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Kathylee

Hawk of some type?

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Can anyone id this bird? Hawk.thumb.jpg.5b819896d1edc6ada326dc667a21f1ef.jpg

I've considered a Juvenile Common Black Hawk or the Juvenile Zone-tailed Hawk both because of the tail feather pattern seen in flight. The tail feathers do not appear to be short enough for a Common Black Hawk however the water habitat was more consistent, which was the North Platte River. Nebraska does not appear to be a location for either of these birds.  I did not observe any white on the head or around the eyes nor do I see any visible markings at the ankle area. This was seen on April 6, 2019 at 10:55am in Lewellen Nebraska.

Hawk 1 NE.jpg

Hawk 2 NE.jpg

Edited by Kathylee
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Definitely not Common Black Hawk - shape and the way its flying is all wrong, Black Hawks have very broad wings.

This looks very good for juvenile Zone-tailed Hawk, plumage, shape, the way it is flying with wings held in dihedral. 

However because it is out of range, you should practice your due diligence and be very careful ruling out other dark morph buteos, for example this looks VERY similar to a dark morph Rough-legged Hawk but the tarsi are not feathered, bill is a bit too large.

If that is a Zone-tailed, that's awesome!

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Thank you for ruling out the Common Black Hawk. I have not ruled out all dark morphed hawks or any other large raptors that somewhat fit. I have a few additional photos I will go through and "clean up" to attempt to get different features. It would be pretty amazing to see a Zone-tailed in Nebraska!

13 hours ago, AlexHenry said:

Definitely not Common Black Hawk - shape and the way its flying is all wrong, Black Hawks have very broad wings.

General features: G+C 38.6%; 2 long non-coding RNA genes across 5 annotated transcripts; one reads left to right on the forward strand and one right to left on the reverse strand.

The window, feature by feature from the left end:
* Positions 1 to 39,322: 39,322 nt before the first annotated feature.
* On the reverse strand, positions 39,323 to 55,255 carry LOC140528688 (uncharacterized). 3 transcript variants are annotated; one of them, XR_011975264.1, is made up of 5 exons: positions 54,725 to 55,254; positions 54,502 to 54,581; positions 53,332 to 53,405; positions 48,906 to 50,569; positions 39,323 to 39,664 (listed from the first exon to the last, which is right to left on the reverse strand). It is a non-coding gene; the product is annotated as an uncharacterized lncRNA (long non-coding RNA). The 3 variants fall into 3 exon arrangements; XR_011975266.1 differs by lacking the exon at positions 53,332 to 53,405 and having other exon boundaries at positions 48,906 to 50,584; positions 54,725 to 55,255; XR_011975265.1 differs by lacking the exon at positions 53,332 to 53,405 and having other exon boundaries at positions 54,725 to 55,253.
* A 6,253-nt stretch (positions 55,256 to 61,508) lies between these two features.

This looks very good for juvenile Zone-tailed Hawk, plumage, shape, the way it is flying with wings held in dihedral. 

However because it is out of range, you should practice your due diligence and be very careful ruling out other dark morph buteos, for example this looks VERY similar to a dark morph Rough-legged Hawk but the tarsi are not feathered, bill is a bit too large.

If that is a Zone-tailed, that's awesome!

 

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26 minutes ago, blackburnian said:

This looks like a Red-tailed to me.

Oh no, major disappointment - I was starting to get quite excited by this one (I've found nothing myself recently).

However, the Dark juvenile in Sibley, at rest and "kiting", seems to fit (a central/west USA Red-tail colour thing?). I'm not giving up hope though.

 

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I'm not convinced this is Red-tailed - can you provide more reasoning?

Adult dark morph Red-tails usually have some reddish in tails and some rusty in undertail coverts, as well as a chocolate brown, not totally black color. Juvenile Red-tails have a yellow eye; this bird has a black eye. Harlan's is a possibility, but usually adult Harlan's have whitish streaking on the breast. This bird does not appear to have as much secondary bulge as I would expect with Red-tailed Hawk.

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It's not a Zone-tailed Hawk.  All the pictures I've looked at of both immatures and adults in the Macauley library, such as this one and this one, have all the flight feathers barred (contrary to Sibley), whereas this one has a white wing "panel" visible in the second shot.  Also, if you see a Zone-tail in flight, the resemblance to a Turkey Vulture is obvious.

I think this is a Harlan's Red-tail.  Nebraska is a perfectly good place for them, and some don't have white markings on the head or breast.

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2 hours ago, Jerry Friedman said:

It's not a Zone-tailed Hawk.  All the pictures I've looked at of both immatures and adults in the Macauley library, such as this one and this one, have all the flight feathers barred (contrary to Sibley), whereas this one has a white wing "panel" visible in the second shot.  Also, if you see a Zone-tail in flight, the resemblance to a Turkey Vulture is obvious.

I think this is a Harlan's Red-tail.  Nebraska is a perfectly good place for them, and some don't have white markings on the head or breast.

Agreed. Definitely not Zone-tailed.

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Thank you to everyone who responded. I'm including two new photos and the third is a copy of one of the two but lightened up. Red-tailed are definitely present in this area.

Hawk.jpg

Hawk 2.jpg

Hawk  2 Photo Lightened.jpg

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